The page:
The public believes that the present formation of the cabinet, which has been in existence since the coalition government took office three years ago, has not produced the changes as promised. In fact, the cabinet has had many scandals, blunders, misconduct and the perception of corruption. It has negotiated a horrible oil contract with ExxonMobil and seems indecisive and confused on the future of GuySuCo. The public is losing confidence in the government which like musical chairs that go around in a circle doing the same dance without achieving substantial results on improving the economy and reducing crime, corruption and poverty, among other issues.
It appears that several ministers have become arrogant, complacent and obsessed with power, which suggests that changes in the cabinet are needed to regain public confidence. It is important to mention that there have been cabinet changes in both Jamaica and Trinidad and Tobago whose governments have in office for less than three years. However, changing the cabinet in Guyana has not been a frequent exercise by governments. The President’s decision to have the same personnel in his cabinet after three years is, in part, motivated by his desire to consolidate power by appointing those whom he trusts. While there may be other strategic reasons for his decision, he should not totally discount the public outcry for change, especially due to the misconduct of some ministers and others violating the procurement process and continue to indulge in the unethical practice of sole sourcing as in the case of the Ministry of Health.
Solving the nation’s problems remains a challenge to the government despite having the largest cabinet in the Caribbean with 26 ministers inclusive of the Prime Minister. Despite this, one could hear the howls, cries and anger of a population that is tired of the crime and homicide rate in the country. Since the 1960s, just about every Minister of Home Affairs (now Public Security) has failed to curb crime.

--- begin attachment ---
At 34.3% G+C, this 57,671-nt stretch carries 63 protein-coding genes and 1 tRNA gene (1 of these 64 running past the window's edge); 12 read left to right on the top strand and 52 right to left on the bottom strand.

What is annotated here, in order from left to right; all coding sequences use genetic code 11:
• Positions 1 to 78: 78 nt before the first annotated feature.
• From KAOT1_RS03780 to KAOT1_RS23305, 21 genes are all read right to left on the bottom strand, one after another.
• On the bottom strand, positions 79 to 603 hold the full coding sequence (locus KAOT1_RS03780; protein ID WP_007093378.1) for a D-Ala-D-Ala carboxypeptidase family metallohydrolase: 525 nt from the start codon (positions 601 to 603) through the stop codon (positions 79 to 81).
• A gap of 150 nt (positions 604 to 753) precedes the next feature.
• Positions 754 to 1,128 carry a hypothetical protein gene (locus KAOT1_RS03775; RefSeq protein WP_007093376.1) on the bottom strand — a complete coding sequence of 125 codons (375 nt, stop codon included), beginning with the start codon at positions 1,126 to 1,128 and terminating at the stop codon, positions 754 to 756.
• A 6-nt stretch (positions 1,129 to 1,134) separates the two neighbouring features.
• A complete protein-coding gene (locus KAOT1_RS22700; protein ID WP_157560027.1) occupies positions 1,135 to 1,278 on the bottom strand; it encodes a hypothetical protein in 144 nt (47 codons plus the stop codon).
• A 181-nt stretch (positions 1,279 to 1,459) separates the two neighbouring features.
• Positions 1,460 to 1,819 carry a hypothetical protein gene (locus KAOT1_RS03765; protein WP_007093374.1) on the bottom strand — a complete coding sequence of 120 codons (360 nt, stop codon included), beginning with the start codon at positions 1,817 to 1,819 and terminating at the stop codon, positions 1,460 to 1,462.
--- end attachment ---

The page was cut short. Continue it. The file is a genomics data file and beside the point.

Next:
Granted, the Ministry of Public Security is perhaps the most difficult, but clearly, the problem is with the strategy employed by the Minister and the top echelons of the police force to fight the crime. If the Minister of Public Security fails to produce results, then he should be asked to resign or given a different portfolio, which would be the rational thing to do.
There are several Ministers who have not demonstrated the leadership ability to manage their portfolios effectively and thus improve the well-being of the masses. It is quite clear that upon assuming office, some did not possess the necessary skills, experience or qualifications needed to manage the affairs of the state.
The President who has not spent a lifetime in politics seems unaware of the poor performance of some members of his cabinet. Choosing members only from the political parties that make up the coalition has proved to be a colossal mistake, which is not only costing the nation, but is also stifling the development of the country. Guyana needs intellectuals from academia, industry and the wider society to govern the country. However, those who are apolitical will not come to the attention of the President who decides who gets to be a member of the cabinet. The belief among many is only trustworthy members of the ruling party or friends of the President have been appointed to the cabinet.
Given the number of scandals, blunders, poor performance and the perception of corruption by some members of the cabinet, the President should widen the talent pool from which he recruits Ministers or he runs the risk of burdening the nation with weak leadership and poor performance. In this regard, it is clear that a change in personnel in the cabinet is needed to move the country forward and provide a better life for all.
Sep 22, 2018The 2018 Indigenous Heritage Games (IHG) was officially kicked off by Minister of Indigenous Peoples Affairs, Sydney Allicock yesterday morning at the at the Everest Cricket Club (ECC) Ground,...
Editor’s Note, If your sent letter was not published and you felt its contents were valid and devoid of libel or personal attacks, please contact us by phone or email.
Feel free to send us your comments and/or criticisms.
Contact: 624-6456; 225-8452; 225-8458; 225-8463; 225-8465; 225-8473 or 225-8491.
Or by Email: [email protected] / [email protected]